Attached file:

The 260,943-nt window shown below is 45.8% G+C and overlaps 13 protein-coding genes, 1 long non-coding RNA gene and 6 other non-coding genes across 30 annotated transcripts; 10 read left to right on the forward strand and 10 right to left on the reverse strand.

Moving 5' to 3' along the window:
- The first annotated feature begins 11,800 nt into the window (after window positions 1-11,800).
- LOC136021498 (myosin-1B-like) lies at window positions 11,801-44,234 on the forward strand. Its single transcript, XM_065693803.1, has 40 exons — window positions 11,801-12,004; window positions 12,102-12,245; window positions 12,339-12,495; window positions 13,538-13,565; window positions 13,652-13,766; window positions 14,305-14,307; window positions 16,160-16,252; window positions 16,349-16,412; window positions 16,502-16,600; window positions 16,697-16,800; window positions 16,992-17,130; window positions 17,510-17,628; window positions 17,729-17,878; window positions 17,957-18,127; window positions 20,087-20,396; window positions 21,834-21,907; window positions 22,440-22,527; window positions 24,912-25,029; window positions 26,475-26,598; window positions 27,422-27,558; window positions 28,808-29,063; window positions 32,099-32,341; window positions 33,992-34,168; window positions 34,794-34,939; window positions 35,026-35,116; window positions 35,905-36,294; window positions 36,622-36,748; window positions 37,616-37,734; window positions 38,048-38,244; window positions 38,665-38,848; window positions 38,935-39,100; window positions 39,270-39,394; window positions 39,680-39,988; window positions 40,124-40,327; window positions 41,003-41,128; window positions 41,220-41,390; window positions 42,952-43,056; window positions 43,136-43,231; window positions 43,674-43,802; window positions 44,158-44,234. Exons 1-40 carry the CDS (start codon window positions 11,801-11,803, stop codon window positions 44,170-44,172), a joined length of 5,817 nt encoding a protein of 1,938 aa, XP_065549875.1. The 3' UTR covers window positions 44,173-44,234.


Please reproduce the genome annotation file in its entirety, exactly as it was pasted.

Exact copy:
The 260,943-nt window shown below is 45.8% G+C and overlaps 13 protein-coding genes, 1 long non-coding RNA gene and 6 other non-coding genes across 30 annotated transcripts; 10 read left to right on the forward strand and 10 right to left on the reverse strand.

Moving 5' to 3' along the window:
- The first annotated feature begins 11,800 nt into the window (after window positions 1-11,800).
- LOC136021498 (myosin-1B-like) lies at window positions 11,801-44,234 on the forward strand. Its single transcript, XM_065693803.1, has 40 exons — window positions 11,801-12,004; window positions 12,102-12,245; window positions 12,339-12,495; window positions 13,538-13,565; window positions 13,652-13,766; window positions 14,305-14,307; window positions 16,160-16,252; window positions 16,349-16,412; window positions 16,502-16,600; window positions 16,697-16,800; window positions 16,992-17,130; window positions 17,510-17,628; window positions 17,729-17,878; window positions 17,957-18,127; window positions 20,087-20,396; window positions 21,834-21,907; window positions 22,440-22,527; window positions 24,912-25,029; window positions 26,475-26,598; window positions 27,422-27,558; window positions 28,808-29,063; window positions 32,099-32,341; window positions 33,992-34,168; window positions 34,794-34,939; window positions 35,026-35,116; window positions 35,905-36,294; window positions 36,622-36,748; window positions 37,616-37,734; window positions 38,048-38,244; window positions 38,665-38,848; window positions 38,935-39,100; window positions 39,270-39,394; window positions 39,680-39,988; window positions 40,124-40,327; window positions 41,003-41,128; window positions 41,220-41,390; window positions 42,952-43,056; window positions 43,136-43,231; window positions 43,674-43,802; window positions 44,158-44,234. Exons 1-40 carry the CDS (start codon window positions 11,801-11,803, stop codon window positions 44,170-44,172), a joined length of 5,817 nt encoding a protein of 1,938 aa, XP_065549875.1. The 3' UTR covers window positions 44,173-44,234.